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NCC leaders welcome Lutheran decision
to enter into full communion with UMC

New York, August 24, 2009 – The General Secretary of the National Council of Churches has welcomed the decision of the Evangelical Lutheran Church in America (ELCA) to enter into full communion with the United Methodist Church. 

“Every step toward the visible unity of the church is an occasion for celebration,” said the Rev. Dr. Michael Kinnamon. “All persons who confess Jesus Christ as savior share the fruits of Christ’s salvation, and differences in worship or ecclesiastical styles always pale in the light of God’s redemptive power.” 

Kinnamon and the NCC President, Archbishop Vicken Aykazian, sent a congratulatory message today to ELCA and UMC leaders.

"Allow us to express the delight of the wider ecumenical community at news of the overwhelming decision by the Evangelical Lutheran Churchwide Assembly to enter into full communion with the United Methodist Church. This completes the joy we felt last year when the United Methodist Church General Conference made the same decision," the message said. 

"This important step is the obvious manifestation of much good will, dialogue and prayer. We will all agree – and we have all preached – that since God is the center, the closer we are drawn to God the closer we draw to one another. As Yves Congar, the great Roman Catholic theologian noted, the way through the door of unity is on our knees."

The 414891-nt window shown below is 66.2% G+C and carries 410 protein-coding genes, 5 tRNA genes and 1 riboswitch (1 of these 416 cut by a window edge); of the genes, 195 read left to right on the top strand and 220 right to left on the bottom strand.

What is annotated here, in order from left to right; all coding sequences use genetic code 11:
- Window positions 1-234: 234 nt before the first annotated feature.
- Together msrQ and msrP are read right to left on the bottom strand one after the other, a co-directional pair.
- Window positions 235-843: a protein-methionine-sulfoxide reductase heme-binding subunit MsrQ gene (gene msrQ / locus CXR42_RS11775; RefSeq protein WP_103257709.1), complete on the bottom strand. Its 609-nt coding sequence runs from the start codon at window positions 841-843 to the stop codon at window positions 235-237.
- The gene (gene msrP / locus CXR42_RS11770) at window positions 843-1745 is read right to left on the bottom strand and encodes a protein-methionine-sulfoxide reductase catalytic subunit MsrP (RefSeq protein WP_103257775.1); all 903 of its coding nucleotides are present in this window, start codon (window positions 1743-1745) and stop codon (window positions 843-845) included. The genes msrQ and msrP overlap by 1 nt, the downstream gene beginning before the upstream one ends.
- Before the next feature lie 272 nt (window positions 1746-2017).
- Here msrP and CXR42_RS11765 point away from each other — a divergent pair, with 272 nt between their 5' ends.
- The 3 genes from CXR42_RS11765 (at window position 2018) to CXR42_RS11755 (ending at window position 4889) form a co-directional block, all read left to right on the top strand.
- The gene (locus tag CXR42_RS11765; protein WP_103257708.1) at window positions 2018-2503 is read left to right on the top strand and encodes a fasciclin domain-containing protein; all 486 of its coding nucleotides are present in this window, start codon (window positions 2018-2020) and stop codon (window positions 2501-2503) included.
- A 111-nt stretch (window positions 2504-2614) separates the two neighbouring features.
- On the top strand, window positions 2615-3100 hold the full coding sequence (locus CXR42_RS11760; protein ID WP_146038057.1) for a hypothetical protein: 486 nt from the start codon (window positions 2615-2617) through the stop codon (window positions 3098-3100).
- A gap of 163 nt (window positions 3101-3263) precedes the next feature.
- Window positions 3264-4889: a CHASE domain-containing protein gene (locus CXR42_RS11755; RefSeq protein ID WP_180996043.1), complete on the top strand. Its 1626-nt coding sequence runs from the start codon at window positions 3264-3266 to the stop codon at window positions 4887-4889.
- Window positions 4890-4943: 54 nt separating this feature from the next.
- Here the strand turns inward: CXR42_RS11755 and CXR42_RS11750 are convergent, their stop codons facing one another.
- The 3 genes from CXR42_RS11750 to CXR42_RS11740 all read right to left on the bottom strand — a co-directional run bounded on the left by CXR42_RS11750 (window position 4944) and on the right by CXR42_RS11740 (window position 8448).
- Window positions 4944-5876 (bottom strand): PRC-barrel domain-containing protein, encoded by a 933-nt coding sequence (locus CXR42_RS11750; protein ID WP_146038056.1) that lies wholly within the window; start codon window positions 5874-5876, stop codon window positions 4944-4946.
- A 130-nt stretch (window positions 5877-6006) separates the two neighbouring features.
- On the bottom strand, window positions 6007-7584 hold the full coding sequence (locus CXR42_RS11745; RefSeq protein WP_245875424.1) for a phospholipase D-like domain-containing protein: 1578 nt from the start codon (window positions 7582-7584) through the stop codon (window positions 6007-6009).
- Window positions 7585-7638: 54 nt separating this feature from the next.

By a vote of 958-51, the Churchwide Assembly of the Evangelical Lutheran Church in America (ELCA) adopted a full communion agreement Aug. 20 with the United Methodist Church (UMC).  This is the ELCA’s sixth full communion relationship and the first for the UMC.  

In 2008, the UMC General Conference adopted the same agreement.  

National Council of Churches staff who witnessed the vote in Minneapolis were Clare J. Chapman, Deputy General Secretary and Chief Operating Officer, and the Rev. Ann Tiemeyer, director of NCC Women’s Ministries. 

“It was a wonderful step forward and I’m glad I could be there,” said Chapman, a United Methodist. Tiemeyer is an Evangelical Lutheran pastor who was present as a voting member from the Metropolitan New York Synod of the ELCA.

Full communion is not a merger. But it means that the two churches express a common confession of Christian faith; mutual recognition of Baptism and sharing Holy Communion; join worship and freedom to exchange members; agree to mutual recognition of ordained ministers for service in either church; express a common commitment to evangelism, witness and service; engage in common decision-making on critical matters; and a mutual lifting of criticisms that may exist between the churches.

The assembly also adopted an implementing resolution by a vote of  922-15. 

The ELCA’s churchwide assembly, the chief legislative authority of the ELCA, is meeting here Aug. 17-23 at the Minneapolis Convention Center.  About 2,000 people are participating, including 1,045 ELCA voting members. The theme for the biennial assembly is “God’s work. Our hands.”